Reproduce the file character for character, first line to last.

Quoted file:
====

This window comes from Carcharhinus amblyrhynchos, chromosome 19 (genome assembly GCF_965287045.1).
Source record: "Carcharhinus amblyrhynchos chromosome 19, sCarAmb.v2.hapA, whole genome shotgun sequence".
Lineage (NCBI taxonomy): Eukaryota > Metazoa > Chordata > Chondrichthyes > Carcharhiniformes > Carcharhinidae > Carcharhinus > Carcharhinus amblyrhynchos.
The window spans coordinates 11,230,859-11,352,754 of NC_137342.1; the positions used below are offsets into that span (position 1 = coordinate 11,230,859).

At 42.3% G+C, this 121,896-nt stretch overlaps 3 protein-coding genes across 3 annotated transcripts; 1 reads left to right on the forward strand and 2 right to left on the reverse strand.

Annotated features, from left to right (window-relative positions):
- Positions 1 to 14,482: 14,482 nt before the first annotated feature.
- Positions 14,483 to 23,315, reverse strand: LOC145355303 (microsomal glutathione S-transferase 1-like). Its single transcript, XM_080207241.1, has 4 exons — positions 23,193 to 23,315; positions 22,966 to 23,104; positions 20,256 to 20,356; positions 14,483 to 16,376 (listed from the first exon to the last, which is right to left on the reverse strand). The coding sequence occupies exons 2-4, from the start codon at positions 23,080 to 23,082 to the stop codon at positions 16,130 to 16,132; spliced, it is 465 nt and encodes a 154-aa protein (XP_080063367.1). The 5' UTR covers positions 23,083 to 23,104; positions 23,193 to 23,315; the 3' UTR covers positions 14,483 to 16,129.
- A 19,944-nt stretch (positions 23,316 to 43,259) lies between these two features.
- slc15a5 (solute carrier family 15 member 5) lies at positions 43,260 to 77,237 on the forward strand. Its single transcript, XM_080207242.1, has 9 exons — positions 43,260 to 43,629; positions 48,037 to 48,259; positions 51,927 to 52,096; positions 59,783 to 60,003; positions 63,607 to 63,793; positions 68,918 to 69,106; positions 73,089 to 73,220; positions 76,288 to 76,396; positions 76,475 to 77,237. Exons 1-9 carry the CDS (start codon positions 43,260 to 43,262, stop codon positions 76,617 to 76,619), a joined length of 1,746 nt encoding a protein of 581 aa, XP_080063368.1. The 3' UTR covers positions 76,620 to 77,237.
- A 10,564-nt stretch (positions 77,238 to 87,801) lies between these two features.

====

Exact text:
This window comes from Carcharhinus amblyrhynchos, chromosome 19 (genome assembly GCF_965287045.1).
Source record: "Carcharhinus amblyrhynchos chromosome 19, sCarAmb.v2.hapA, whole genome shotgun sequence".
Lineage (NCBI taxonomy): Eukaryota > Metazoa > Chordata > Chondrichthyes > Carcharhiniformes > Carcharhinidae > Carcharhinus > Carcharhinus amblyrhynchos.
The window spans coordinates 11,230,859-11,352,754 of NC_137342.1; the positions used below are offsets into that span (position 1 = coordinate 11,230,859).

At 42.3% G+C, this 121,896-nt stretch overlaps 3 protein-coding genes across 3 annotated transcripts; 1 reads left to right on the forward strand and 2 right to left on the reverse strand.

Annotated features, from left to right (window-relative positions):
- Positions 1 to 14,482: 14,482 nt before the first annotated feature.
- Positions 14,483 to 23,315, reverse strand: LOC145355303 (microsomal glutathione S-transferase 1-like). Its single transcript, XM_080207241.1, has 4 exons — positions 23,193 to 23,315; positions 22,966 to 23,104; positions 20,256 to 20,356; positions 14,483 to 16,376 (listed from the first exon to the last, which is right to left on the reverse strand). The coding sequence occupies exons 2-4, from the start codon at positions 23,080 to 23,082 to the stop codon at positions 16,130 to 16,132; spliced, it is 465 nt and encodes a 154-aa protein (XP_080063367.1). The 5' UTR covers positions 23,083 to 23,104; positions 23,193 to 23,315; the 3' UTR covers positions 14,483 to 16,129.
- A 19,944-nt stretch (positions 23,316 to 43,259) lies between these two features.
- slc15a5 (solute carrier family 15 member 5) lies at positions 43,260 to 77,237 on the forward strand. Its single transcript, XM_080207242.1, has 9 exons — positions 43,260 to 43,629; positions 48,037 to 48,259; positions 51,927 to 52,096; positions 59,783 to 60,003; positions 63,607 to 63,793; positions 68,918 to 69,106; positions 73,089 to 73,220; positions 76,288 to 76,396; positions 76,475 to 77,237. Exons 1-9 carry the CDS (start codon positions 43,260 to 43,262, stop codon positions 76,617 to 76,619), a joined length of 1,746 nt encoding a protein of 581 aa, XP_080063368.1. The 3' UTR covers positions 76,620 to 77,237.
- A 10,564-nt stretch (positions 77,238 to 87,801) lies between these two features.